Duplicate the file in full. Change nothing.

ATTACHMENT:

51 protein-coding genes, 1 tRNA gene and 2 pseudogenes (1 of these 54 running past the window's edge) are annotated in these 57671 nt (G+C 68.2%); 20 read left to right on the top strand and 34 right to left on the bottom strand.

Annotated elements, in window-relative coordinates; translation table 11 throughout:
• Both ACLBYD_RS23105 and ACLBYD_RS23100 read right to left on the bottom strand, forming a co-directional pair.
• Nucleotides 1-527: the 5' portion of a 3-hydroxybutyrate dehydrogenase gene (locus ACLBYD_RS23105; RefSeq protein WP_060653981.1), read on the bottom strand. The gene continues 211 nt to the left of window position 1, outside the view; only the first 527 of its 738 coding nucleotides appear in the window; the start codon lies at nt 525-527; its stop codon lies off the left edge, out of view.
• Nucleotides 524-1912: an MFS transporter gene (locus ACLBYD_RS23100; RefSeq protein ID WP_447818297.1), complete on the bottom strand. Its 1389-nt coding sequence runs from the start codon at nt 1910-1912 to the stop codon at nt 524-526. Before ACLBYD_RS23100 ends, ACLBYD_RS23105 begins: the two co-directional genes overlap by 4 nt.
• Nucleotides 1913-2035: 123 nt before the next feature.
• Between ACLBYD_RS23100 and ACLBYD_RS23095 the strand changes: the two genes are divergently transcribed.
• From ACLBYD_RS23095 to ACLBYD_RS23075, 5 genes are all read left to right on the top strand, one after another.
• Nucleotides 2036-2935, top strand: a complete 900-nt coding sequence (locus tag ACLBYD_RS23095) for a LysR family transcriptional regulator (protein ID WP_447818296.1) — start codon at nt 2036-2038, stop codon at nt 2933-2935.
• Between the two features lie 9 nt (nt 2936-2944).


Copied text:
51 protein-coding genes, 1 tRNA gene and 2 pseudogenes (1 of these 54 running past the window's edge) are annotated in these 57671 nt (G+C 68.2%); 20 read left to right on the top strand and 34 right to left on the bottom strand.

Annotated elements, in window-relative coordinates; translation table 11 throughout:
• Both ACLBYD_RS23105 and ACLBYD_RS23100 read right to left on the bottom strand, forming a co-directional pair.
• Nucleotides 1-527: the 5' portion of a 3-hydroxybutyrate dehydrogenase gene (locus ACLBYD_RS23105; RefSeq protein WP_060653981.1), read on the bottom strand. The gene continues 211 nt to the left of window position 1, outside the view; only the first 527 of its 738 coding nucleotides appear in the window; the start codon lies at nt 525-527; its stop codon lies off the left edge, out of view.
• Nucleotides 524-1912: an MFS transporter gene (locus ACLBYD_RS23100; RefSeq protein ID WP_447818297.1), complete on the bottom strand. Its 1389-nt coding sequence runs from the start codon at nt 1910-1912 to the stop codon at nt 524-526. Before ACLBYD_RS23100 ends, ACLBYD_RS23105 begins: the two co-directional genes overlap by 4 nt.
• Nucleotides 1913-2035: 123 nt before the next feature.
• Between ACLBYD_RS23100 and ACLBYD_RS23095 the strand changes: the two genes are divergently transcribed.
• From ACLBYD_RS23095 to ACLBYD_RS23075, 5 genes are all read left to right on the top strand, one after another.
• Nucleotides 2036-2935, top strand: a complete 900-nt coding sequence (locus tag ACLBYD_RS23095) for a LysR family transcriptional regulator (protein ID WP_447818296.1) — start codon at nt 2036-2038, stop codon at nt 2933-2935.
• Between the two features lie 9 nt (nt 2936-2944).